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Shabuot – The Two Different Versions of the Te’amim for the Ten Commandments

The Shulhan Aruch (Orah Haim 494) rules that on Shabuot we read the section in the Torah that contains the Ten Commandments (in Parashat Yitro). The Be’ur Halacha (by Rav Yisrael Meir Kagan of Radin, 1839-1933), in this context, notes the two different sets of Te’amim (cantillation notes) that exist for the Ten Commandments. (There are also different versions of the actual text of the Ten Commandments – one in Parashat Yitro, and one in Parashat Va’ethanan; we deal here with the different versions of the Te’amim, not of the text.) If we open to the text of the Ten Commandments in Parashat Yitro or Parashat Va’ethanan in most printed Humashim, we will find the version called "Ta’am Tahton." The second version, which is called "Ta’am Elyon," is generally printed in the back of the Humash or after the Parasha.

What is the difference between these two versions?

One who looks at the text of the Ten Commandments in a Torah scroll will notice that the Torah assigns a separate paragraph for each commandment. Even the very short commandments, such as "Lo Tirsah" and "Lo Tinaf," comprise an independent paragraph, as do the longer commandments, such as "Lo Yihiye" and "Zachor." The "Ta’am Elyon" system of cantillation notes follows this arrangement, and makes each commandment no more and no less than a single verse. This means that the longer commandments are made into a single verse despite their length, and the short commandments, such as "Lo Tirsah" and "Lo Tinaf," are assigned a brief, two-word verse. The exception to this rule is the first two commandments, which are combined into a single verse in the "Ta’am Elyon." The reason for this exception is that, according to tradition, when God proclaimed the Ten Commandments, He uttered the first two commandments as a single statement. Therefore, even in the "Ta’am Elyon," which reflects the manner in which the commandments were heard at Sinai, the first two commandments are combined.

We refer to this system at the "Ta’am Elyon" (literally, "upper cantillaton") because generally speaking, the Te’amim that are used to extend a verse are the notes positioned on top of the word, such as the Pazer Gadol and Azla Geresh.

This system is used for the public Torah reading, whenever the Ten Commandments are read. Namely, on Shabuot, on Shabbat Parashat Yitro and on Shabbat Parashat Vaethanan, the Ten Commandments are read using the "Ta’am Elyon," so that they are read the way they were heard by the Jewish people at Sinai.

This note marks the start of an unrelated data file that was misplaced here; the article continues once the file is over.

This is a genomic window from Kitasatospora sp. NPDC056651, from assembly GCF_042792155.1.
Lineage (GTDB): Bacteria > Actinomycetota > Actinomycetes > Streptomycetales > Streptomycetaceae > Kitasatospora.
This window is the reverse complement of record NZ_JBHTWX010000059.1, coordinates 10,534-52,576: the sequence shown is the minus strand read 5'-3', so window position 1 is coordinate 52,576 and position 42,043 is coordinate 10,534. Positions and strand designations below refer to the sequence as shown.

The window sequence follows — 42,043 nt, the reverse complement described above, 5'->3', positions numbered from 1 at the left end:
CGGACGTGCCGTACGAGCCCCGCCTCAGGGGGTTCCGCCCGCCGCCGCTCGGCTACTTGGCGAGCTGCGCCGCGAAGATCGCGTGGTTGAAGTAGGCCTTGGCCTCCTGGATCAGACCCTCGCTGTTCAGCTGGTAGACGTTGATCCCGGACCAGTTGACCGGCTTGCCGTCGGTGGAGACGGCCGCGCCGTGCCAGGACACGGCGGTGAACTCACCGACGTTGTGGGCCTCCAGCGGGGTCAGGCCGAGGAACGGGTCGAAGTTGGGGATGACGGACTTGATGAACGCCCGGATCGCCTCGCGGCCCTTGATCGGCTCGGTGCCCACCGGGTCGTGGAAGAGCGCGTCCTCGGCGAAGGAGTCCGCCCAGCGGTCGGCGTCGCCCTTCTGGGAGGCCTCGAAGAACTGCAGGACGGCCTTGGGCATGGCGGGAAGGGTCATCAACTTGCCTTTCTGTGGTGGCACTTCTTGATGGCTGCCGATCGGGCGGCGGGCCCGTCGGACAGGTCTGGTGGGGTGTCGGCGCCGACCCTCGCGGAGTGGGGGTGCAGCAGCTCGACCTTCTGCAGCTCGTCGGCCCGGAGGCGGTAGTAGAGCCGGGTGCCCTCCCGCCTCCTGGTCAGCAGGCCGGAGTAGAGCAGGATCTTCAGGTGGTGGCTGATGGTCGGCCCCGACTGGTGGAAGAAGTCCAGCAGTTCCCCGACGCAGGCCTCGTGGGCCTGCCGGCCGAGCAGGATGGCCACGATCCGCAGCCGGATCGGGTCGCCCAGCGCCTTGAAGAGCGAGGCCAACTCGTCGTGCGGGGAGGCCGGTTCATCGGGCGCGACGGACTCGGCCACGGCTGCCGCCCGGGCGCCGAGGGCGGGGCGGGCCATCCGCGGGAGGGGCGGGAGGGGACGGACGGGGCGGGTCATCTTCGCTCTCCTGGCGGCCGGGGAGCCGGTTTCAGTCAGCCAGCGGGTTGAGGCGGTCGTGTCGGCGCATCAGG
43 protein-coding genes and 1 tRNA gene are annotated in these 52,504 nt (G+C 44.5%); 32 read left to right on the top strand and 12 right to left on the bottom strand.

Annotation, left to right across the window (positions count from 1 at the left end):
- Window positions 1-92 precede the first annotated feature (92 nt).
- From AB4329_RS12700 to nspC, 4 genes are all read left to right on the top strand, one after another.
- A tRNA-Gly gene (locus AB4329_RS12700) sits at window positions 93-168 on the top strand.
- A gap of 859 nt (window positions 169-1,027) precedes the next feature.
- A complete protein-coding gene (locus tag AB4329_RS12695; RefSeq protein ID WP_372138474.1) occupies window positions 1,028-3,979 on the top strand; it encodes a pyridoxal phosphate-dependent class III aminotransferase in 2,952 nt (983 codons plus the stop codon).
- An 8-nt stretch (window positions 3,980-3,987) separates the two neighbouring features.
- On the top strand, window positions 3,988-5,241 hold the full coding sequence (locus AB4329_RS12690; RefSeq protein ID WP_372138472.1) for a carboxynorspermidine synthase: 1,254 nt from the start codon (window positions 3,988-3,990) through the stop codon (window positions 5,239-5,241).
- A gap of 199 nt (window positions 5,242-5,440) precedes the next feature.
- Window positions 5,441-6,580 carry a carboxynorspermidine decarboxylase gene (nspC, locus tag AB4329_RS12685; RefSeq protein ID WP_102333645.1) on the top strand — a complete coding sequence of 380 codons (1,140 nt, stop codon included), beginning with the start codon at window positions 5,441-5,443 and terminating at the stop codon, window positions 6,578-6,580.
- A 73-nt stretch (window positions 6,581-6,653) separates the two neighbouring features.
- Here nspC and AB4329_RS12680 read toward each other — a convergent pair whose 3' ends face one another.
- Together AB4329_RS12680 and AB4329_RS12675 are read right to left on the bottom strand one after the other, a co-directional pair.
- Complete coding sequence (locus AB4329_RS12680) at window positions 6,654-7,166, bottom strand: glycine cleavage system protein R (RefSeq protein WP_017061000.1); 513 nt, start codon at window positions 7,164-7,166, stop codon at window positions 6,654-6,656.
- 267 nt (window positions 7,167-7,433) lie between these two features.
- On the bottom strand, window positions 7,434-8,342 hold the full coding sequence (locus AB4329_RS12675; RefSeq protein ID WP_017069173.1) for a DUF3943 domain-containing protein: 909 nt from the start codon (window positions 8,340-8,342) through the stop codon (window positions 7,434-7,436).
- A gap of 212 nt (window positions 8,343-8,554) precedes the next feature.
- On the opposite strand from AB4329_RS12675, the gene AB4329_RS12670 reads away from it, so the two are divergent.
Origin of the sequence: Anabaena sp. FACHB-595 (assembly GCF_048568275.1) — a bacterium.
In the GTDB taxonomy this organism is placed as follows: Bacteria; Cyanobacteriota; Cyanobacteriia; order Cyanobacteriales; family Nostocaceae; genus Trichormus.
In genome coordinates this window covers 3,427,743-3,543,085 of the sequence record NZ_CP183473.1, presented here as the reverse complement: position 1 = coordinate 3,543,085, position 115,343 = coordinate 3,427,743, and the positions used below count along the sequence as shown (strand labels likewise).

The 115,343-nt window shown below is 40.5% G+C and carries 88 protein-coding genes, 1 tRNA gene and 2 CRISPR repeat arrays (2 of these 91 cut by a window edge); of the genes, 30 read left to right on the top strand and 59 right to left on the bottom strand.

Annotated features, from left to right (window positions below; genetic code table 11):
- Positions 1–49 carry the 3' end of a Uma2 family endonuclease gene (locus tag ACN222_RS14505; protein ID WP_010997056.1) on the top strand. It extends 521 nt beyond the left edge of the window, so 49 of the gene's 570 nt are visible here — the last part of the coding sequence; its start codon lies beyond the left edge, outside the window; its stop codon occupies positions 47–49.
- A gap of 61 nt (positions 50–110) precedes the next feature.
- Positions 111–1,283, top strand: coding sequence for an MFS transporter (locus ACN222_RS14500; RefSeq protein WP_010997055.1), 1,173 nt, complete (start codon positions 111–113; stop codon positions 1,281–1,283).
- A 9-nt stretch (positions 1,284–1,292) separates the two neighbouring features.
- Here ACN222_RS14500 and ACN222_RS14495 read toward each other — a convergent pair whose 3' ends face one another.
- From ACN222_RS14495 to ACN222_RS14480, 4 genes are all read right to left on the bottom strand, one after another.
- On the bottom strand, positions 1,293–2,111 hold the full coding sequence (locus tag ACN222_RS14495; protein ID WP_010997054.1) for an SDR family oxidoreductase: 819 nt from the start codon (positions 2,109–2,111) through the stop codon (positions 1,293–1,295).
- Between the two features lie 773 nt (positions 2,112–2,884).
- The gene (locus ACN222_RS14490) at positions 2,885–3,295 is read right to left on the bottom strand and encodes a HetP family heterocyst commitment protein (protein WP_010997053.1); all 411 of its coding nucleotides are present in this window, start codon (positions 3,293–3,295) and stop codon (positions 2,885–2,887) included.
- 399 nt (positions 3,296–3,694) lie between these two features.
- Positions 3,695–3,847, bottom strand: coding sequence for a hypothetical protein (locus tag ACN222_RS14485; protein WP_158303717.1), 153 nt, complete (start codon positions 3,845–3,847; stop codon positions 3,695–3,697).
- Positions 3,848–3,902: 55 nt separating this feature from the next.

Although there is a tradition that a verse cannot be shorter than three words, we allow separate verses for the two-word commandments in the public reading, because this is how the Jews heard the proclamation of the Ten Commandments at Sinai.

The "Ta’am Tahton" system is used when a person reads the Ten Commandments privately, such as for the weekly "Shenayim Mikra Ve’ehad Targum" reading or for general individual learning. This system breaks up the text of the Ten Commandments according to the common, conventional length of verses. This means that the longer commandments, such as "Lo Yihiye" and "Zachor," are each divided in several verses, and the short commandments – "Lo Tirsah," "Lo Tinaf," "Lo Tignob" and "Lo Ta’ane" – are merged into a single verse.

The Be’ur Halacha notes that the different systems of dividing the text results in differences in the vowels sounds and punctuation of certain words. For example, if a word with a "Patah" vowel is situated at the end of a verse, the "Patah" is changed into a "Kamatz." (We generally pronounce the "Patah" and the "Kamatz" the same way, but in principle, they have slightly different pronunciations, and those who make a point of pronouncing words precisely indeed differentiate between these two vowels.) In the sixth commandment, "Lo Tirsah," the word "Tirsah" appears at the end of a verse in the "Ta’am Elyon," but in the middle of the verse in the "Ta’am Tahton." Therefore, under the letter "Sadi" of this word there is a "Kamatz" in the "Ta’am Elyon," but a "Patah" in the "Ta’am Tahton." There is also a difference between the two versions with regard to the pronunciation of the letter "Tav" at the beginning of the word "Tirsah." In the "Ta’am Elyon," the cantillation results in a "Dagesh" in the letter "Tav" of "Tirsah," whereas in the "Ta’am Tahton," the "Tav" is pronounced without a "Dagesh." This applies as well to the words "Tinaf," "Tignob" and "Ta’ane." Another difference affects the phrase "Ve’asita Chol Melachtecha" in the fourth commandment, the commandment of Shabbat. In the "Ta’am Tahton," this phrase concludes a verse, and thus for grammatical reasons there is a "Dagesh" in the word "Chol," such that it should be pronounced "Kol." In the "Ta’am Elyon," by contrast, this phrase does not conclude a verse, and therefore the word is pronounced "Chol."

One should be aware of these distinctions and ensure to use the "Ta’am Tahton" system when reading privately. And when one follows the public reading in the synagogue, he must remember to follow along with the "Ta’am Elyon" system, which, as mentioned, is generally found either in the back of the Humash or after the Parasha.